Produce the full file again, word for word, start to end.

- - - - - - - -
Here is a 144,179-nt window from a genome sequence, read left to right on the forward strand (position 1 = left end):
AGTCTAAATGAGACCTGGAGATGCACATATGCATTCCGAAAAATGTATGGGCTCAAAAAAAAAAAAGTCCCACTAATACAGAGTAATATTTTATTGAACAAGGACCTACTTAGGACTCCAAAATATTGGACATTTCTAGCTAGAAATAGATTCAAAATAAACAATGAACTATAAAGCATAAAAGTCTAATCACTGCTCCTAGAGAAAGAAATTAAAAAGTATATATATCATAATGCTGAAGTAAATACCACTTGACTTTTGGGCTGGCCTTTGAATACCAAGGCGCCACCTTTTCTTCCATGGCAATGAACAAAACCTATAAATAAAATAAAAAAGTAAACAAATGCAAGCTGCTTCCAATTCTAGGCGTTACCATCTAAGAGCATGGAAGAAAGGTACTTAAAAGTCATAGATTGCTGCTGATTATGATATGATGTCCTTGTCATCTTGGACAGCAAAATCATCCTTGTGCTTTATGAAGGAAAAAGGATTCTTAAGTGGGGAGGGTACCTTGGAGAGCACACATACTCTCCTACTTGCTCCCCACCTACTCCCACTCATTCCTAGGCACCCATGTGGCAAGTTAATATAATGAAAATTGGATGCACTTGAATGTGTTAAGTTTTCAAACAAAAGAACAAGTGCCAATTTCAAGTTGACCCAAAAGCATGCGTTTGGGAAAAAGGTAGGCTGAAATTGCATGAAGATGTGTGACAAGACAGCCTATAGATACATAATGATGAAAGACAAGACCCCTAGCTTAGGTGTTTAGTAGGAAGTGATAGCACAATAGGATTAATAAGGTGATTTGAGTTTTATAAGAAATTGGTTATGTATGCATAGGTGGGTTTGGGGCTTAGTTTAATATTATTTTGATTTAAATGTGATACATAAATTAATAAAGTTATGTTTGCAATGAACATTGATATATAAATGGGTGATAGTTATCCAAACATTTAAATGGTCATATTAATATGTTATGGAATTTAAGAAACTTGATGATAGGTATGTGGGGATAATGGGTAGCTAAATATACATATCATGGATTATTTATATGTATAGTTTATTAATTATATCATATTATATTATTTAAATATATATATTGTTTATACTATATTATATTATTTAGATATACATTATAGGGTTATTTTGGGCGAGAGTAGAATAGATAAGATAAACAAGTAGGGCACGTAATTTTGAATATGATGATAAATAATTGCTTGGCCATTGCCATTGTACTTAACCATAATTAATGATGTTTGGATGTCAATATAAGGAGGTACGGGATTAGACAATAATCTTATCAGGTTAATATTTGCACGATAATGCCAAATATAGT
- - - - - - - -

Here is a 144,179-nt window from a genome sequence, read left to right on the forward strand (position 1 = left end):
AGTCTAAATGAGACCTGGAGATGCACATATGCATTCCGAAAAATGTATGGGCTCAAAAAAAAAAAAGTCCCACTAATACAGAGTAATATTTTATTGAACAAGGACCTACTTAGGACTCCAAAATATTGGACATTTCTAGCTAGAAATAGATTCAAAATAAACAATGAACTATAAAGCATAAAAGTCTAATCACTGCTCCTAGAGAAAGAAATTAAAAAGTATATATATCATAATGCTGAAGTAAATACCACTTGACTTTTGGGCTGGCCTTTGAATACCAAGGCGCCACCTTTTCTTCCATGGCAATGAACAAAACCTATAAATAAAATAAAAAAGTAAACAAATGCAAGCTGCTTCCAATTCTAGGCGTTACCATCTAAGAGCATGGAAGAAAGGTACTTAAAAGTCATAGATTGCTGCTGATTATGATATGATGTCCTTGTCATCTTGGACAGCAAAATCATCCTTGTGCTTTATGAAGGAAAAAGGATTCTTAAGTGGGGAGGGTACCTTGGAGAGCACACATACTCTCCTACTTGCTCCCCACCTACTCCCACTCATTCCTAGGCACCCATGTGGCAAGTTAATATAATGAAAATTGGATGCACTTGAATGTGTTAAGTTTTCAAACAAAAGAACAAGTGCCAATTTCAAGTTGACCCAAAAGCATGCGTTTGGGAAAAAGGTAGGCTGAAATTGCATGAAGATGTGTGACAAGACAGCCTATAGATACATAATGATGAAAGACAAGACCCCTAGCTTAGGTGTTTAGTAGGAAGTGATAGCACAATAGGATTAATAAGGTGATTTGAGTTTTATAAGAAATTGGTTATGTATGCATAGGTGGGTTTGGGGCTTAGTTTAATATTATTTTGATTTAAATGTGATACATAAATTAATAAAGTTATGTTTGCAATGAACATTGATATATAAATGGGTGATAGTTATCCAAACATTTAAATGGTCATATTAATATGTTATGGAATTTAAGAAACTTGATGATAGGTATGTGGGGATAATGGGTAGCTAAATATACATATCATGGATTATTTATATGTATAGTTTATTAATTATATCATATTATATTATTTAAATATATATATTGTTTATACTATATTATATTATTTAGATATACATTATAGGGTTATTTTGGGCGAGAGTAGAATAGATAAGATAAACAAGTAGGGCACGTAATTTTGAATATGATGATAAATAATTGCTTGGCCATTGCCATTGTACTTAACCATAATTAATGATGTTTGGATGTCAATATAAGGAGGTACGGGATTAGACAATAATCTTATCAGGTTAATATTTGCACGATAATGCCAAATATAGT